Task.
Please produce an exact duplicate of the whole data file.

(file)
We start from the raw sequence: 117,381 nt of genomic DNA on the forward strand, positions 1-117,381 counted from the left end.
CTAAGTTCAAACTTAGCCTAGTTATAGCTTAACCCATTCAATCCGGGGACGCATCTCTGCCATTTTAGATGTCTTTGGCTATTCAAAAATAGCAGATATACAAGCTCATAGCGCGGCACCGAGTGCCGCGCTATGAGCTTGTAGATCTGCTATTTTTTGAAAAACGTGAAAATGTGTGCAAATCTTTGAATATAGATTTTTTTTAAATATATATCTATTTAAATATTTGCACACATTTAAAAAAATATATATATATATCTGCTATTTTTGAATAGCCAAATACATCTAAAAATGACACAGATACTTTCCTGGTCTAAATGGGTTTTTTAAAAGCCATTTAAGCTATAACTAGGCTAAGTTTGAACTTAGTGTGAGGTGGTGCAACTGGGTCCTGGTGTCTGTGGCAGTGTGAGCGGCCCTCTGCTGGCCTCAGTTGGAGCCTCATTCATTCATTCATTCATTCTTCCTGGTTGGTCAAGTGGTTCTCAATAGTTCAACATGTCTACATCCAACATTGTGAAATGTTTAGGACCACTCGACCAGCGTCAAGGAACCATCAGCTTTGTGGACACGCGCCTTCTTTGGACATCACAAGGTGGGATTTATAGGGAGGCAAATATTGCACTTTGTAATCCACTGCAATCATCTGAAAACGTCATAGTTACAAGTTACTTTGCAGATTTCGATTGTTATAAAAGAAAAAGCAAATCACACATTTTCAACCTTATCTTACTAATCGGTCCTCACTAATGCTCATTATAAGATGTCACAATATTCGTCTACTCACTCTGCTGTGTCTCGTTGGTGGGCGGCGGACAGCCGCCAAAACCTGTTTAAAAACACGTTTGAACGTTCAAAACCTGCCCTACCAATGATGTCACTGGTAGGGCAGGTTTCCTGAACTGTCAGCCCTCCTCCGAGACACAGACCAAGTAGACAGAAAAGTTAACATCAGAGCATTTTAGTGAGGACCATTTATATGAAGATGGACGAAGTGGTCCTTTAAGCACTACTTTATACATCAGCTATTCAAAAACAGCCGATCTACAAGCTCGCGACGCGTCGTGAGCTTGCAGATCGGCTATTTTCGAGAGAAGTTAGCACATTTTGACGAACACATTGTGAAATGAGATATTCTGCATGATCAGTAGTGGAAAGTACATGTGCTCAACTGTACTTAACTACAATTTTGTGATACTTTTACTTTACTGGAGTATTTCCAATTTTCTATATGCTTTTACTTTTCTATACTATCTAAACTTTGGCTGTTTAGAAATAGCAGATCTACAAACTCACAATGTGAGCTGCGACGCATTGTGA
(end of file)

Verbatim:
We start from the raw sequence: 117,381 nt of genomic DNA on the forward strand, positions 1-117,381 counted from the left end.
CTAAGTTCAAACTTAGCCTAGTTATAGCTTAACCCATTCAATCCGGGGACGCATCTCTGCCATTTTAGATGTCTTTGGCTATTCAAAAATAGCAGATATACAAGCTCATAGCGCGGCACCGAGTGCCGCGCTATGAGCTTGTAGATCTGCTATTTTTTGAAAAACGTGAAAATGTGTGCAAATCTTTGAATATAGATTTTTTTTAAATATATATCTATTTAAATATTTGCACACATTTAAAAAAATATATATATATATCTGCTATTTTTGAATAGCCAAATACATCTAAAAATGACACAGATACTTTCCTGGTCTAAATGGGTTTTTTAAAAGCCATTTAAGCTATAACTAGGCTAAGTTTGAACTTAGTGTGAGGTGGTGCAACTGGGTCCTGGTGTCTGTGGCAGTGTGAGCGGCCCTCTGCTGGCCTCAGTTGGAGCCTCATTCATTCATTCATTCATTCTTCCTGGTTGGTCAAGTGGTTCTCAATAGTTCAACATGTCTACATCCAACATTGTGAAATGTTTAGGACCACTCGACCAGCGTCAAGGAACCATCAGCTTTGTGGACACGCGCCTTCTTTGGACATCACAAGGTGGGATTTATAGGGAGGCAAATATTGCACTTTGTAATCCACTGCAATCATCTGAAAACGTCATAGTTACAAGTTACTTTGCAGATTTCGATTGTTATAAAAGAAAAAGCAAATCACACATTTTCAACCTTATCTTACTAATCGGTCCTCACTAATGCTCATTATAAGATGTCACAATATTCGTCTACTCACTCTGCTGTGTCTCGTTGGTGGGCGGCGGACAGCCGCCAAAACCTGTTTAAAAACACGTTTGAACGTTCAAAACCTGCCCTACCAATGATGTCACTGGTAGGGCAGGTTTCCTGAACTGTCAGCCCTCCTCCGAGACACAGACCAAGTAGACAGAAAAGTTAACATCAGAGCATTTTAGTGAGGACCATTTATATGAAGATGGACGAAGTGGTCCTTTAAGCACTACTTTATACATCAGCTATTCAAAAACAGCCGATCTACAAGCTCGCGACGCGTCGTGAGCTTGCAGATCGGCTATTTTCGAGAGAAGTTAGCACATTTTGACGAACACATTGTGAAATGAGATATTCTGCATGATCAGTAGTGGAAAGTACATGTGCTCAACTGTACTTAACTACAATTTTGTGATACTTTTACTTTACTGGAGTATTTCCAATTTTCTATATGCTTTTACTTTTCTATACTATCTAAACTTTGGCTGTTTAGAAATAGCAGATCTACAAACTCACAATGTGAGCTGCGACGCATTGTGA